After half an hour I feel a visit to the sanitary facilities might make me feel better. Locate the little room and venture in with a strange feeling of impending doom. Sit down and check for traps.

The old no-paper ploy. Nothing on the toilet roll holder, but loads in the cupboard under the basin. Okay, cracked it – and then find the real stash balanced on the towel rail.

Physical symptoms alleviated, attempt to flush the thing. No response, not even a gurgle. Take the lid off the cistern and find it’s bone dry. Lift ballcock and still nothing happens. Must be turned off at the stopcock for some reason.

One could, of course, sit here all afternoon and say nothing. Smile and suffer. That’s the English way.

Grope around the pipes and find a tap, which mercifully is not jammed like every other stopcock in the world. Turn it on, hoping it’s not turned off because it floods the place when open. It fills the cistern in a flash, I pull the handle (like the cord arrangement on an outboard engine) and it does the trick.

Turn off the stopcock, realising that this passes the problem on to the next visitor, but with my grasp of the language what am I going to do? Beg them for a dictionary? Demonstrate like you would in charades? No, it’s every man for himself.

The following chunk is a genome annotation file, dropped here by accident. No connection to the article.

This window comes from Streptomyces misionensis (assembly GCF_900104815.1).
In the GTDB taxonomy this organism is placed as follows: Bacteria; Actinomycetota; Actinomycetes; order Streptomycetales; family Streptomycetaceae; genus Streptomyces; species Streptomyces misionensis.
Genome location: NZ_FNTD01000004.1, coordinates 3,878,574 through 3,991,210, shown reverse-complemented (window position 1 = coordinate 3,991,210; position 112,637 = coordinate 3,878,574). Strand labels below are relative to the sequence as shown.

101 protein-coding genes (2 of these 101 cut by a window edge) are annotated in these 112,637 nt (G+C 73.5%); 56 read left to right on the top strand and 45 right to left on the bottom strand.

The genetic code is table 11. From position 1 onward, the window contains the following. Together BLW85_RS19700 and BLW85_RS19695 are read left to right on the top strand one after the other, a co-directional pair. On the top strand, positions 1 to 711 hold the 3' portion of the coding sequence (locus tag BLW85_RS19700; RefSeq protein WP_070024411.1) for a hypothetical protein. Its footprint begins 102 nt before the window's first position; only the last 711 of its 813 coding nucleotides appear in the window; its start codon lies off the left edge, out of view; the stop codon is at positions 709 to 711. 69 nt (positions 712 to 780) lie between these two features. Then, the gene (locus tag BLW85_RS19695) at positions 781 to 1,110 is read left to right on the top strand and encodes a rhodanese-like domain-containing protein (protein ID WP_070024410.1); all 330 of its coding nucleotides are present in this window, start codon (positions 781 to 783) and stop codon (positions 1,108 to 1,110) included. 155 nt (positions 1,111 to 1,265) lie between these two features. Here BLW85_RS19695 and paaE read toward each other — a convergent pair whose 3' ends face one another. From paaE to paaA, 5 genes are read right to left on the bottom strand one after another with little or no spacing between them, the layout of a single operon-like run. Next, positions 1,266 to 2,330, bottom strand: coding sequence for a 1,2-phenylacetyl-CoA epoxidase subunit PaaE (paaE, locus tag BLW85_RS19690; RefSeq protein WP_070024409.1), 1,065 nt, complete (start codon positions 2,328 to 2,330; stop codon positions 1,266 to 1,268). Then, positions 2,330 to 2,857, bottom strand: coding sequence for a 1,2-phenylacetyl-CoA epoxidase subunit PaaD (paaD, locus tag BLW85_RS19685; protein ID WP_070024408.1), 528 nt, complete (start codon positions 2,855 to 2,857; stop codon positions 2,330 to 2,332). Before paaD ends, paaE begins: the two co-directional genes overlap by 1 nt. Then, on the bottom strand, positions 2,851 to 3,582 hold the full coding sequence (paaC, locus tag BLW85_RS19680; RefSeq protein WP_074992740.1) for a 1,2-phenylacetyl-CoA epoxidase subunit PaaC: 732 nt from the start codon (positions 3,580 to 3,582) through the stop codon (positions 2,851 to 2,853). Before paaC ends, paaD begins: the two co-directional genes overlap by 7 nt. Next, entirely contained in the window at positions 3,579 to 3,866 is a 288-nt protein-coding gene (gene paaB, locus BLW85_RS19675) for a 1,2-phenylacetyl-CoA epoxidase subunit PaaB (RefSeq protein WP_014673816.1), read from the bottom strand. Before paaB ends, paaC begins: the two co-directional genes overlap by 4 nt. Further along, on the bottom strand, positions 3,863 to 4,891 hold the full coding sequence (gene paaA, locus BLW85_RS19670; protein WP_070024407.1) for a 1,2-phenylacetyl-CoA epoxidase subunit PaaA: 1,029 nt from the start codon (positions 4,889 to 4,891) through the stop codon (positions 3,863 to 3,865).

Wash hands and re-enter the living room, where Antonio has produced a sort of electric griddle and plonked a 12-inch joint of beef on it. Surely he’s not going to try to cook it on this.

But he is. Browns it down one flank, then turns it over. Have a bit of common sense, mate: this is only going to cook the edges.

The elegant young lady of the room, a friend of one of the nephews, heads for the bathroom and I wrestle momentarily with a gallant urge to help her, before deciding against it for the reasons listed above.

While I watch Antonio do his stuff she disappears, then comes back five minutes later, unflustered.

Antonio takes a carving knife and makes slices thinner than steaks but thicker than for a roast dinner, cooks them quickly and cuts them into the sort of fingers the Chinese go in for. It seems I underestimated you, Mr Bond.

Other family members appear unbidden and grill sausages, make salads and do something with what looks eventually like dry, overcooked potatoes but is in fact cassava. The salad is iceberg lettuce, beefsteak tomatoes, onion and palmitos (palm hearts in brine, tasting a bit like asparagus – very refreshing and go down a treat). More beer? No th… okay then, very kind of you.

Chichiriviche (1)
Faint, disorientated smile, pink eyes, leaning back in chair. It’s the weather: too hot.